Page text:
When I was a kid (I say “kid” because I’m old enough to have kids in their 20s), I used to bench press an insane amount of weight. Everyone asked, “How the f**k can you do that?” The first thought was always, “he’s juicing, he’s gotta be booting that shit in his ass.”
Obviously, they were accusing me of doing steroids. Now, before I get into my personal life, which is way longer than this blog could hold for the next two years, steroids could never be part of my life, never.
Use the Rage not Steroids
When I was growing up I had this insane rage problem – it was literally insane. Think of me stressed out and then the hulk appearing out of nowhere, without the whole green thing.
I suffered from a few brain disorders such as Post Traumatic Stress Disorder, anxiety and the granddaddy of them all, Intermittent Explosive Disorder, which happens to be pretty rare. I didn’t know what it was back then but I knew that whatever it was that made me rage, I didn’t want to encourage it. At all.
I was hearing every week that someone else at the gym or a friend of a friend went to jail for killing their girlfriend, that someone was in a bar fight or some other violent act. I already had enough problems with keeping my shit contained – I was not about to open up a can of worms that could have me killing someone. Long story short, no steroids for me.
So how the hell was I able to bang up 455 pounds for reps (about 10 on a good day), freshly out of jail weighing 205 pounds? You guessed it… jail food.
No, F**k Nuts… it wasn’t the jail food.
It was a trick that I learned from an article I read from one of my idols at the time… Bill Pearl (Who later I became friends with), and Frank Zane (at his bodybuilding boot camp). It’s called “negative” training. Negative training is a great way to add more intensity into your workouts by overloading the muscle groups in the exercises you are doing.
It was funny, when I came back from Frank Zane’s camp and started training this way, everyone thought I was an idiot. My cousin who owned the gym thought I’d lost my mind. He literally laughed at me and told me to shut the f**k up. At the time, he was Mr. New Jersey, and huge. I didn’t waver. I wanted to prove to everyone that they were the idiots, and eventually, they all were.
The “Pumping Iron” Mentality
Back then, there was a severe bodybuilding mentality at the North Jersey Health Club (NJHC). It was a bodybuilding gym built in the 1970s at the height of “Pumping Iron”. Most of the education on weight training came from magazines like Joe Weider’s Muscle & Fitness, Muscular Development and Muscle Digest. So whatever was in those magazines was gospel and practiced at NJHC.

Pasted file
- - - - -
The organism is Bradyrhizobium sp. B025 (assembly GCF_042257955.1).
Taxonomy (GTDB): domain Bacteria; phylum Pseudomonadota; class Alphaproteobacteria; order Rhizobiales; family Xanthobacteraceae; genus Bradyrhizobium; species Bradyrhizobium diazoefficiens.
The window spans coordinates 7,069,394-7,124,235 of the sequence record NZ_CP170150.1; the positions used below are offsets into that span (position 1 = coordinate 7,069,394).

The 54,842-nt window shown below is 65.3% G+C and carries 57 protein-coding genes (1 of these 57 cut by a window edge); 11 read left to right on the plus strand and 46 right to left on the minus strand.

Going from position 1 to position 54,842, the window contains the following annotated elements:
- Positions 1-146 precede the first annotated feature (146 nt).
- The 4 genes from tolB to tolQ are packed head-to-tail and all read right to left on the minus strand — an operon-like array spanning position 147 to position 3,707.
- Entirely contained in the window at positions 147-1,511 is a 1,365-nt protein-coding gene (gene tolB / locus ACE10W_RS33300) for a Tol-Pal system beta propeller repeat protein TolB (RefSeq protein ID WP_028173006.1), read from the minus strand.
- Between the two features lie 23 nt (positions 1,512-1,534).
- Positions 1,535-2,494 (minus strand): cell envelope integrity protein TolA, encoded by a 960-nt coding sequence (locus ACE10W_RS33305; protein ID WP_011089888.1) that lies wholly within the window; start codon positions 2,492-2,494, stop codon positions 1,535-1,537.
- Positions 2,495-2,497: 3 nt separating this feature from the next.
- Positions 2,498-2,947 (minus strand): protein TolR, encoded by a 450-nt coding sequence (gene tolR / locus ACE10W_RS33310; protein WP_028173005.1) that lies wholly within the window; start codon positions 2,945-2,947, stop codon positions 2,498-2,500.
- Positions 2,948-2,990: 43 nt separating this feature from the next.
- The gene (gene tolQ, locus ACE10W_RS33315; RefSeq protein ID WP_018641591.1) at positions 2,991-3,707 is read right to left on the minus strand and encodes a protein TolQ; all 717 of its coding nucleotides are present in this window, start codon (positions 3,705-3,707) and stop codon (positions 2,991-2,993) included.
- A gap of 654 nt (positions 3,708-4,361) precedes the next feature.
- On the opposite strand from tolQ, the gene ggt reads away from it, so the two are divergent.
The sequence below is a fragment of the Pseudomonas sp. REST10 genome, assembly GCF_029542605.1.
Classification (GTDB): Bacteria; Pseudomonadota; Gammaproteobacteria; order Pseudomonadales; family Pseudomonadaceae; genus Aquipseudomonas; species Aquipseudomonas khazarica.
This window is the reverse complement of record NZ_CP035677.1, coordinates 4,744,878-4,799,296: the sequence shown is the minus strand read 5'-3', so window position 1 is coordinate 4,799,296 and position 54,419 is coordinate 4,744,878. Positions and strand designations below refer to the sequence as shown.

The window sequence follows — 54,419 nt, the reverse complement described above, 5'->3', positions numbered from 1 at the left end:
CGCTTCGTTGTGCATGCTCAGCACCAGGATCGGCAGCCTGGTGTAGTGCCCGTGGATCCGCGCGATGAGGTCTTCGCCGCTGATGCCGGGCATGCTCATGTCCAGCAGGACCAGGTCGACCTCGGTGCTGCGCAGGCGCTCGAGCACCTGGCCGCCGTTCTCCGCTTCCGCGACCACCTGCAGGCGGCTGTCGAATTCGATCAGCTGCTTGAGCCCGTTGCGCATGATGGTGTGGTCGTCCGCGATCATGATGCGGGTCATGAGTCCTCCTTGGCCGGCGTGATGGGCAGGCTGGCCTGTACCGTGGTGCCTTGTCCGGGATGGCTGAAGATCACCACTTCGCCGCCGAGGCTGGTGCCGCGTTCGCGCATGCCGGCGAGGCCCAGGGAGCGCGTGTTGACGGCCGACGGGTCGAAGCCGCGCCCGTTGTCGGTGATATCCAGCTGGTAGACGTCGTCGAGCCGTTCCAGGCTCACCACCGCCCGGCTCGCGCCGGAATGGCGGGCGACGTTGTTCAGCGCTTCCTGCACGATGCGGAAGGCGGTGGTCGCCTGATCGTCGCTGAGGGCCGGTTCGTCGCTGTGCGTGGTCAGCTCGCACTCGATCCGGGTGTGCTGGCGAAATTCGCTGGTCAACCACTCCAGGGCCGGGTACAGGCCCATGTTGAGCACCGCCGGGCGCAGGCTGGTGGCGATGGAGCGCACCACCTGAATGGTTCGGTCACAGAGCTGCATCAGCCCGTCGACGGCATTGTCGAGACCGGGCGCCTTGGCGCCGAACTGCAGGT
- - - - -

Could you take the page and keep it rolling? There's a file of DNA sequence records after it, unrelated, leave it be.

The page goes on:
I basically grew up at NJHC and wanted to be as big and as smart as my cousin Frank Giampa. Spending most of my time reading books on anatomy, and other books like Bill Pearl‘s 698 page “Keys to the Inner Universe” kept my mind occupied and my muscles working. It just so happened I went to jail for beating the shit out of some people I thought needed it. So when I was in, all I did was lift weights and read more books. I was released Christmas Eve of 1983 and came out smarter and stronger than anyone could have imagined. I remembered everything that Frank Zane taught me and put it into practice. Even though I think the 1980s was the most idiotic decade of the 20th Century, I still practice the same old-school technique to gain demonstrative strength on the bench, leg press and pull ups: NEGATIVES.
Now, before all you hyper vigilant freaks start going crazy with “negative” training, you need to realize how hard this is. Before I went to jail, I was benching 315 pounds. That’s a 45-pound bar and three 45 pound plates on each side for the mathematically adverse.
When I got out of jail, I was benching 375 pounds. Not bad for a kid who weighed 205 pounds, soaking wet.
So how did I get to benching 455 pounds for reps? Hold it, grasshopper… I’m the one telling the story… OK? Relax.
Stress the System
Everyone was trying to add weight to every set when they were bench pressing and failed miserably. Your body and muscles are made to react to stress. Reacting to stress is what our bodies do very well, especially our muscular system. If you stress your muscular system it will always overcome and adapt. So I listened to Frank Zane and Bill Pearl, reversing the bodybuilding mentality on every other chest day and only doing negatives.
The way I did it was to add 15 percent to my 12 rep max. What does that mean? I knew how much I could bench for 12 reps – Let’s say 375 pounds – which was true. I would take 431.25 pounds, put it on the bar and make sure my training partner could handle pulling that weight. He could. I would take it off the rack and lower it to my chest in 10 seconds. My training partner would count it out. He would help me lift it up, I would lower it again for 10 seconds, and again until I was exhausted. And then I would have to do just one more.
All of this was training in an eccentric way – no, you are not eccentric if you train this way. In negative training, you are training your muscles using eccentric contractions. If you haven’t noticed, your muscles can handle much more weight when lowering than raising.
But the secret to getting big numbers on the bench is getting your muscles to adapt to handling the weight. Once they do, it will be familiar and you will be able to add insane weight to your bench press.